32. Sarmiento E, Hendriks M, Kanstad T (2014) Accounting for the fibre orientation on the structural performance of flowable fibre reinforced concrete. In: Computational modelling of concrete structures, CRC Press, pp 609–618

  33. Woo LY, Wansom S, Ozyurt N et al (2005) Characterizing fiber dispersion in cement composites using AC-impedance spectroscopy. Cem Concr Compos 27:627–636. https://doi.org/10.1016/j.cemconcomp.2004.06.003

    Article  Google Scholar 

  34. Choi SW, Lee JH (2006) Application of ultrasonic phased array techniques for inspection of stud bolts in nuclear power plants. Solid State Phenom 110:97–104. https://doi.org/10.4028/www.scientific.net/SSP.110.97

    Article  Google Scholar 

  35. Maierhofer C, Arndt R, Röllig M et al (2006) Application of impulse-thermography for non-destructive assessment of concrete structures. Cem Concr Compos 28:393–401. https://doi.org/10.1016/j.cemconcomp.2006.02.011

    Article  Google Scholar 

  36. Ferrara L, Faifer M, Toscani S (2012) A magnetic method for non destructive monitoring of fiber dispersion and orientation in steel fiber reinforced cementitious composites—part 1: method calibration. Mater Struct 45:575–589. https://doi.org/10.1617/s11527-011-9793-y

    Article  Google Scholar 

  37. Wan K, Xu Q, Wang Y, Pan G (2014) 3D spatial distribution of the calcium carbonate caused by carbonation of cement paste. Cem Concr Compos 45:255–263. https://doi.org/10.1016/j.cemconcomp.2013.10.011

    Article  Google Scholar 

  38. Chung S-YY, Han T-SS, Kim S-YY et al (2016) Evaluation of effect of glass beads on thermal conductivity of insulating concrete using micro CT images and probability functions. Cem Concr Compos 65:150–162. https://doi.org/10.1016/j.cemconcomp.2015.10.011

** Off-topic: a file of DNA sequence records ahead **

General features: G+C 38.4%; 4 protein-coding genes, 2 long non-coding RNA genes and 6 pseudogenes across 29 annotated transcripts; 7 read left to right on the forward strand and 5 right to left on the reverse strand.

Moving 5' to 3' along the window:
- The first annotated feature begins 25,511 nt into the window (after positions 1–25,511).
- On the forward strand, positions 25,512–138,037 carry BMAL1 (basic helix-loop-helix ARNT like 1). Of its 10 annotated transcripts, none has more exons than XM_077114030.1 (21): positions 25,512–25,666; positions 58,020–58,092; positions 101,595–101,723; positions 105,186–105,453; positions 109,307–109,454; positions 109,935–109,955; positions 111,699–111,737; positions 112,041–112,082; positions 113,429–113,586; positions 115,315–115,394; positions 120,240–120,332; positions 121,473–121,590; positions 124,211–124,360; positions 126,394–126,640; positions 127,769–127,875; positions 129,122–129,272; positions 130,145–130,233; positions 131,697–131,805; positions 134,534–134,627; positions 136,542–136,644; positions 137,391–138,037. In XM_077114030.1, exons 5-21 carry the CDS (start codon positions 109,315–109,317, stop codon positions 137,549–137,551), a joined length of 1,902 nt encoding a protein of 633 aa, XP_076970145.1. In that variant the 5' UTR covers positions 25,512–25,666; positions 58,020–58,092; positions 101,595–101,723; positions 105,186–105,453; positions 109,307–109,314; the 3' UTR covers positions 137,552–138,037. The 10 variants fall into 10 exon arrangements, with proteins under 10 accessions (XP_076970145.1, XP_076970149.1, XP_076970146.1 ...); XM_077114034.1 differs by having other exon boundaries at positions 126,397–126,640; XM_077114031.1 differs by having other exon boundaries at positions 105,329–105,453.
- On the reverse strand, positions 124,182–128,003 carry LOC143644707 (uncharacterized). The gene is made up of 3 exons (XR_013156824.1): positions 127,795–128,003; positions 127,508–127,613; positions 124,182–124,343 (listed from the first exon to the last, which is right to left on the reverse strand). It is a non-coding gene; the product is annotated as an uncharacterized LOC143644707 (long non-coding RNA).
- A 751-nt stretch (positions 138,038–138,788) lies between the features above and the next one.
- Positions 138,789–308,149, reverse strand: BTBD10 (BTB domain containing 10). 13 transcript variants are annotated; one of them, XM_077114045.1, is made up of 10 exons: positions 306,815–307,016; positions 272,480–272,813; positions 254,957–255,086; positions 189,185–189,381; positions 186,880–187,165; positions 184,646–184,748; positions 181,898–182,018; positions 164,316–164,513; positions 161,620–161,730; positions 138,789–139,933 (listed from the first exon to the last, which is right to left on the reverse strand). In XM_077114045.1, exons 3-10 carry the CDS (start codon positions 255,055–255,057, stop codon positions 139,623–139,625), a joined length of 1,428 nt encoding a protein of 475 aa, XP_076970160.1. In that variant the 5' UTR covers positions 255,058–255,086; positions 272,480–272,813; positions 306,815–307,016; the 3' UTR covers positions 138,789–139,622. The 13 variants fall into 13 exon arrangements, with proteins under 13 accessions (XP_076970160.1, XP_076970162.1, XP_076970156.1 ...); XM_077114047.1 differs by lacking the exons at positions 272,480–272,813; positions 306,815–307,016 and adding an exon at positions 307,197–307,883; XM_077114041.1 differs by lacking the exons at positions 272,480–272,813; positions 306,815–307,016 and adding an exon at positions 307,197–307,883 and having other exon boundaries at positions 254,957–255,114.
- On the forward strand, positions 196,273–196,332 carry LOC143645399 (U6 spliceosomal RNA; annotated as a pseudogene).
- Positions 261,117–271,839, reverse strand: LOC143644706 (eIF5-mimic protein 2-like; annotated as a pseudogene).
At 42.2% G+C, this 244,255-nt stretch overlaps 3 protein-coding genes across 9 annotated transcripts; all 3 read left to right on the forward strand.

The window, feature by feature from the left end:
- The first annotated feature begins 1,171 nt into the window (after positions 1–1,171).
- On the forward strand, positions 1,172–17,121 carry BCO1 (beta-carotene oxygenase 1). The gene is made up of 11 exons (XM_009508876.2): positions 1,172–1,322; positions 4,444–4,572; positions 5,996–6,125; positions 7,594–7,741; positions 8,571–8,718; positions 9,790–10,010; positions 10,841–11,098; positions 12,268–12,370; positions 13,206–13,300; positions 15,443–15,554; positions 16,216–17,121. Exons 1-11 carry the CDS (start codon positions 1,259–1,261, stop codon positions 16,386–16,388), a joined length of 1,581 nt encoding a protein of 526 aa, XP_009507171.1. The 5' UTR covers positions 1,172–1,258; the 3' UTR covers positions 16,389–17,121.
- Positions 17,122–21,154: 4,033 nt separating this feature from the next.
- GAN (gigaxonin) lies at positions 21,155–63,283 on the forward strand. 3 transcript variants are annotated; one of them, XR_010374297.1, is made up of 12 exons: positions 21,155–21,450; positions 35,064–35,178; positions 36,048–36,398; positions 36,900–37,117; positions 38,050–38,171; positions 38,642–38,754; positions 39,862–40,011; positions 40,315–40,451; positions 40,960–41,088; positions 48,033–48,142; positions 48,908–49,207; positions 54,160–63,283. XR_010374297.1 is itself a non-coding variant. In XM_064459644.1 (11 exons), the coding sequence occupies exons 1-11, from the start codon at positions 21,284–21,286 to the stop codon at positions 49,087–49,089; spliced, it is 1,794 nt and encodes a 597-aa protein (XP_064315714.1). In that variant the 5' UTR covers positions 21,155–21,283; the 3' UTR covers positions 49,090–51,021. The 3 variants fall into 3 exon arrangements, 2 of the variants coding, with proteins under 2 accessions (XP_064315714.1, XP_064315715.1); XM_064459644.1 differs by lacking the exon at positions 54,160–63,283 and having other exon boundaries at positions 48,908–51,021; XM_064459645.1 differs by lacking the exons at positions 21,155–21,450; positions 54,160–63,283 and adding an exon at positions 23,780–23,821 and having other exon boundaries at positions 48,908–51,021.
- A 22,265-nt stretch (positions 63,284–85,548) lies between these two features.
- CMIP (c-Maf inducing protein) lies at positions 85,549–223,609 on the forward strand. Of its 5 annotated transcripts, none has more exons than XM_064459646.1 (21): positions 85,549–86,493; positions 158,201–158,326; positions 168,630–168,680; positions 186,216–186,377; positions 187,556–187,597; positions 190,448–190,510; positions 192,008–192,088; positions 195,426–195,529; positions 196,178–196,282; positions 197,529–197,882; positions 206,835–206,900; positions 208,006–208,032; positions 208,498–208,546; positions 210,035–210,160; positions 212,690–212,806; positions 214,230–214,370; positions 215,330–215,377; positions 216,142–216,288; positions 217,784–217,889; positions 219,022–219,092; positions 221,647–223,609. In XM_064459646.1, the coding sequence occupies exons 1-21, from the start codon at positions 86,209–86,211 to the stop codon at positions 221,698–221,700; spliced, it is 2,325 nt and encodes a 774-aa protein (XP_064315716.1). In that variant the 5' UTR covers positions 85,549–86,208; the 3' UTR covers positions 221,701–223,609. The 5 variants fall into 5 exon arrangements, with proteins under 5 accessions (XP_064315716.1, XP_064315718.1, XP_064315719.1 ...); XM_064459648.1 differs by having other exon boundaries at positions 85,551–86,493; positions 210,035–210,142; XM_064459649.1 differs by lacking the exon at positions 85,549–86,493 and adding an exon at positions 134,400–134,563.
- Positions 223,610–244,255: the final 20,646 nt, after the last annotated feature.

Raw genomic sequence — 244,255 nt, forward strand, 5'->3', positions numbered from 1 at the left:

Article  Google Scholar 

  39. Ponikiewski T, Katzer J, Bugdol M, Rudzki M (2015) Steel fibre spacing in self-compacting concrete precast walls by X-ray computed tomography. Mater Struct 48:3863–3874. https://doi.org/10.1617/s11527-014-0444-y

    Article  Google Scholar 

  40. Bordelon AC, Roesler JR (2014) Spatial distribution of synthetic fibers in concrete with X-ray computed tomography. Cem Concr Compos 53:35–43. https://doi.org/10.1016/j.cemconcomp.2014.04.007

    Article  Google Scholar 

  41. Ponikiewski T, Katzer J (2016) X-ray computed tomography of fibre reinforced self-compacting concrete as a tool of assessing its flexural behaviour. Mater Struct 49:2131–2140. https://doi.org/10.1617/s11527-015-0638-y

    Article  Google Scholar 

  42. Žirgulis G, Švec O, Sarmiento EV et al (2015) Importance of quantification of steel fibre orientation for residual flexural tensile strength in FRC. Mater Struct 49:3861–3877. https://doi.org/10.1617/s11527-015-0759-3

    Article  Google Scholar 

  43. Grigaliunas P, Rudzionis Z (2014) Investigation and comparison of SCFRC properties incorporating fly ash and zeolitic additives. J Sustain Archit Civ Eng 9:35–49. https://doi.org/10.5755/j01.sace.9.4.7482

    Article  Google Scholar 

  44. EN 12350-9 (2010) Testing fresh concrete - Part 9: self-compacting concrete - V-funnel test. European Committee for Standardization

  45. ASTM (2015) Standard test method for static segregation of self-consolidating concrete using. ASTM i:12–15. https://doi.org/10.1520/c1610

  46. Wang X, Wang K, Han J, Taylor P (2015) Image analysis applications on assessing static stability and flowability of self-consolidating concrete. Cem Concr Compos 62:156–167. https://doi.org/10.1016/j.cemconcomp.2015.05.002